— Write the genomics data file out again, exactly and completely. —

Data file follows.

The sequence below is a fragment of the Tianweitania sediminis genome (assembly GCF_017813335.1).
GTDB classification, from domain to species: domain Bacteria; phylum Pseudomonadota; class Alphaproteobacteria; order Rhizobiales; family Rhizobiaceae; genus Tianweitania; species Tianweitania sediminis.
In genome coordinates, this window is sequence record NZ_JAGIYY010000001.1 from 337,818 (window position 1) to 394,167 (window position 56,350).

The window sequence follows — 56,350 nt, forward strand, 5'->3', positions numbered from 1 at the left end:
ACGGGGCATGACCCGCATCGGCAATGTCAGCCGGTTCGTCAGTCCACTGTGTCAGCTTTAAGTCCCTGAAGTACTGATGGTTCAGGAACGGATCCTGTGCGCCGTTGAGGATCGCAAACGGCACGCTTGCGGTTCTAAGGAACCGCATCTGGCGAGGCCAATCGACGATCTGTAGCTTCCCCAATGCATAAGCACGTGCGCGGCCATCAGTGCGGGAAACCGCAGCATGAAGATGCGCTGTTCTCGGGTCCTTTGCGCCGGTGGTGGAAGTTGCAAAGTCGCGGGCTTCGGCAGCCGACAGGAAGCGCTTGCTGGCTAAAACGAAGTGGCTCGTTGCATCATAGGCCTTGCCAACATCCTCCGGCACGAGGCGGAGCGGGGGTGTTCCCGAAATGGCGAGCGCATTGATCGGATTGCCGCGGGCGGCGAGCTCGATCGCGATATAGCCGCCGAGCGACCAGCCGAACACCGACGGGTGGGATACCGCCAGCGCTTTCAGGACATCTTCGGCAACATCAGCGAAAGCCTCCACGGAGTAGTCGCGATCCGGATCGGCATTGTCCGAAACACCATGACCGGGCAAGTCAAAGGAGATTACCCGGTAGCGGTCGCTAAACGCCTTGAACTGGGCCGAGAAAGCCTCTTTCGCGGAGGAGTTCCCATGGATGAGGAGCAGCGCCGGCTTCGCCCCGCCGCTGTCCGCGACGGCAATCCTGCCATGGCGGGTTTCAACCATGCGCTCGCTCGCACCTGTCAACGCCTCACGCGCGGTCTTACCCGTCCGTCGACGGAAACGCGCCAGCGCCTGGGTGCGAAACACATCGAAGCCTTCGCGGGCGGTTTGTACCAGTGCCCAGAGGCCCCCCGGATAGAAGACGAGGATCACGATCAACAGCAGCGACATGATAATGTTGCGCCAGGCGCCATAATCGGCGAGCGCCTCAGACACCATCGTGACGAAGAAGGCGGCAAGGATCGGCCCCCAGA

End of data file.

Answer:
The sequence below is a fragment of the Tianweitania sediminis genome (assembly GCF_017813335.1).
GTDB classification, from domain to species: domain Bacteria; phylum Pseudomonadota; class Alphaproteobacteria; order Rhizobiales; family Rhizobiaceae; genus Tianweitania; species Tianweitania sediminis.
In genome coordinates, this window is sequence record NZ_JAGIYY010000001.1 from 337,818 (window position 1) to 394,167 (window position 56,350).

The window sequence follows — 56,350 nt, forward strand, 5'->3', positions numbered from 1 at the left end:
ACGGGGCATGACCCGCATCGGCAATGTCAGCCGGTTCGTCAGTCCACTGTGTCAGCTTTAAGTCCCTGAAGTACTGATGGTTCAGGAACGGATCCTGTGCGCCGTTGAGGATCGCAAACGGCACGCTTGCGGTTCTAAGGAACCGCATCTGGCGAGGCCAATCGACGATCTGTAGCTTCCCCAATGCATAAGCACGTGCGCGGCCATCAGTGCGGGAAACCGCAGCATGAAGATGCGCTGTTCTCGGGTCCTTTGCGCCGGTGGTGGAAGTTGCAAAGTCGCGGGCTTCGGCAGCCGACAGGAAGCGCTTGCTGGCTAAAACGAAGTGGCTCGTTGCATCATAGGCCTTGCCAACATCCTCCGGCACGAGGCGGAGCGGGGGTGTTCCCGAAATGGCGAGCGCATTGATCGGATTGCCGCGGGCGGCGAGCTCGATCGCGATATAGCCGCCGAGCGACCAGCCGAACACCGACGGGTGGGATACCGCCAGCGCTTTCAGGACATCTTCGGCAACATCAGCGAAAGCCTCCACGGAGTAGTCGCGATCCGGATCGGCATTGTCCGAAACACCATGACCGGGCAAGTCAAAGGAGATTACCCGGTAGCGGTCGCTAAACGCCTTGAACTGGGCCGAGAAAGCCTCTTTCGCGGAGGAGTTCCCATGGATGAGGAGCAGCGCCGGCTTCGCCCCGCCGCTGTCCGCGACGGCAATCCTGCCATGGCGGGTTTCAACCATGCGCTCGCTCGCACCTGTCAACGCCTCACGCGCGGTCTTACCCGTCCGTCGACGGAAACGCGCCAGCGCCTGGGTGCGAAACACATCGAAGCCTTCGCGGGCGGTTTGTACCAGTGCCCAGAGGCCCCCCGGATAGAAGACGAGGATCACGATCAACAGCAGCGACATGATAATGTTGCGCCAGGCGCCATAATCGGCGAGCGCCTCAGACACCATCGTGACGAAGAAGGCGGCAAGGATCGGCCCCCAGA